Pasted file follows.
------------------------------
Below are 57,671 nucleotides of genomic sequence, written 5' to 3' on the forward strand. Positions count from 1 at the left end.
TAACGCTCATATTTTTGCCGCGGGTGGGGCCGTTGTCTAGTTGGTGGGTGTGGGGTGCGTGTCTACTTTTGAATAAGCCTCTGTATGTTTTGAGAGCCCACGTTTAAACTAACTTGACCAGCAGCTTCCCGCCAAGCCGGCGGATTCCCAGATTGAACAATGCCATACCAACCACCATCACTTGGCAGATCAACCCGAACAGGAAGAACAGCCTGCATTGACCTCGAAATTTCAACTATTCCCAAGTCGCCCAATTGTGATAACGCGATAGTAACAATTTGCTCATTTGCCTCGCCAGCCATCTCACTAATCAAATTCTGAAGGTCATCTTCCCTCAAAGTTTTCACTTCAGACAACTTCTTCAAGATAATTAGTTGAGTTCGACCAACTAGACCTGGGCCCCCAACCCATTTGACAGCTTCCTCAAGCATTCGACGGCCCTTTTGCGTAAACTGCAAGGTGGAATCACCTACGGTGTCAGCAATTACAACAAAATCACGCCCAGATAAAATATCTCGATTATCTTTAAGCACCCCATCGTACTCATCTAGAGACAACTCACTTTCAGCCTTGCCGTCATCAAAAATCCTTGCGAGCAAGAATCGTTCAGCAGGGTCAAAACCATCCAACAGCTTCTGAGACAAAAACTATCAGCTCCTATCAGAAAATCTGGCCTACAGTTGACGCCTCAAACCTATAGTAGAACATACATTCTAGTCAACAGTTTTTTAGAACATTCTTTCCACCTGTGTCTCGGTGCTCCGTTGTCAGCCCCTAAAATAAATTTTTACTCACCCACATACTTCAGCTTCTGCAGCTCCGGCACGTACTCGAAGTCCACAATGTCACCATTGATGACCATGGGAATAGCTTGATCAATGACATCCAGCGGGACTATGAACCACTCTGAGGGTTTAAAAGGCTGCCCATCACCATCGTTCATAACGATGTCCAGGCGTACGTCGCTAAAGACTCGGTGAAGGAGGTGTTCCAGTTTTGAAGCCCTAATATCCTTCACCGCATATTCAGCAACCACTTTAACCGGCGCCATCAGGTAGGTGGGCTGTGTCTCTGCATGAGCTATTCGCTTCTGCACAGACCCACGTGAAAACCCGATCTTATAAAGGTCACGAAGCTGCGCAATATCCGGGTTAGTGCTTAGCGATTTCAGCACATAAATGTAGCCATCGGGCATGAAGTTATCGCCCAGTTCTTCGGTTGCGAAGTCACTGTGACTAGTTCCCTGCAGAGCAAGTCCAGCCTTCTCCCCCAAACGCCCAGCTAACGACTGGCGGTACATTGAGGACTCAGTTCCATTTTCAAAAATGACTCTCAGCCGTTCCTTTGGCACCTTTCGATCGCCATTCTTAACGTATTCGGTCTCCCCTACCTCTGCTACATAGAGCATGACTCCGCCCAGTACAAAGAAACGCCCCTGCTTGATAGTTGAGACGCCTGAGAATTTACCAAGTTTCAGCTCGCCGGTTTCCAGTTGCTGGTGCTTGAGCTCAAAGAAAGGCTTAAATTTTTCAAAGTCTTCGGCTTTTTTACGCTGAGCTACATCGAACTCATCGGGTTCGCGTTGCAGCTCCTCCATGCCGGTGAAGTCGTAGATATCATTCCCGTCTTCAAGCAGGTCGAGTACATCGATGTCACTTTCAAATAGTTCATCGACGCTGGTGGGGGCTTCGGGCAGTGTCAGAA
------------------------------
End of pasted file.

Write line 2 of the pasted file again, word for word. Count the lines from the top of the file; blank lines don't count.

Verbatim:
TAACGCTCATATTTTTGCCGCGGGTGGGGCCGTTGTCTAGTTGGTGGGTGTGGGGTGCGTGTCTACTTTTGAATAAGCCTCTGTATGTTTTGAGAGCCCACGTTTAAACTAACTTGACCAGCAGCTTCCCGCCAAGCCGGCGGATTCCCAGATTGAACAATGCCATACCAACCACCATCACTTGGCAGATCAACCCGAACAGGAAGAACAGCCTGCATTGACCTCGAAATTTCAACTATTCCCAAGTCGCCCAATTGTGATAACGCGATAGTAACAATTTGCTCATTTGCCTCGCCAGCCATCTCACTAATCAAATTCTGAAGGTCATCTTCCCTCAAAGTTTTCACTTCAGACAACTTCTTCAAGATAATTAGTTGAGTTCGACCAACTAGACCTGGGCCCCCAACCCATTTGACAGCTTCCTCAAGCATTCGACGGCCCTTTTGCGTAAACTGCAAGGTGGAATCACCTACGGTGTCAGCAATTACAACAAAATCACGCCCAGATAAAATATCTCGATTATCTTTAAGCACCCCATCGTACTCATCTAGAGACAACTCACTTTCAGCCTTGCCGTCATCAAAAATCCTTGCGAGCAAGAATCGTTCAGCAGGGTCAAAACCATCCAACAGCTTCTGAGACAAAAACTATCAGCTCCTATCAGAAAATCTGGCCTACAGTTGACGCCTCAAACCTATAGTAGAACATACATTCTAGTCAACAGTTTTTTAGAACATTCTTTCCACCTGTGTCTCGGTGCTCCGTTGTCAGCCCCTAAAATAAATTTTTACTCACCCACATACTTCAGCTTCTGCAGCTCCGGCACGTACTCGAAGTCCACAATGTCACCATTGATGACCATGGGAATAGCTTGATCAATGACATCCAGCGGGACTATGAACCACTCTGAGGGTTTAAAAGGCTGCCCATCACCATCGTTCATAACGATGTCCAGGCGTACGTCGCTAAAGACTCGGTGAAGGAGGTGTTCCAGTTTTGAAGCCCTAATATCCTTCACCGCATATTCAGCAACCACTTTAACCGGCGCCATCAGGTAGGTGGGCTGTGTCTCTGCATGAGCTATTCGCTTCTGCACAGACCCACGTGAAAACCCGATCTTATAAAGGTCACGAAGCTGCGCAATATCCGGGTTAGTGCTTAGCGATTTCAGCACATAAATGTAGCCATCGGGCATGAAGTTATCGCCCAGTTCTTCGGTTGCGAAGTCACTGTGACTAGTTCCCTGCAGAGCAAGTCCAGCCTTCTCCCCCAAACGCCCAGCTAACGACTGGCGGTACATTGAGGACTCAGTTCCATTTTCAAAAATGACTCTCAGCCGTTCCTTTGGCACCTTTCGATCGCCATTCTTAACGTATTCGGTCTCCCCTACCTCTGCTACATAGAGCATGACTCCGCCCAGTACAAAGAAACGCCCCTGCTTGATAGTTGAGACGCCTGAGAATTTACCAAGTTTCAGCTCGCCGGTTTCCAGTTGCTGGTGCTTGAGCTCAAAGAAAGGCTTAAATTTTTCAAAGTCTTCGGCTTTTTTACGCTGAGCTACATCGAACTCATCGGGTTCGCGTTGCAGCTCCTCCATGCCGGTGAAGTCGTAGATATCATTCCCGTCTTCAAGCAGGTCGAGTACATCGATGTCACTTTCAAATAGTTCATCGACGCTGGTGGGGGCTTCGGGCAGTGTCAGAA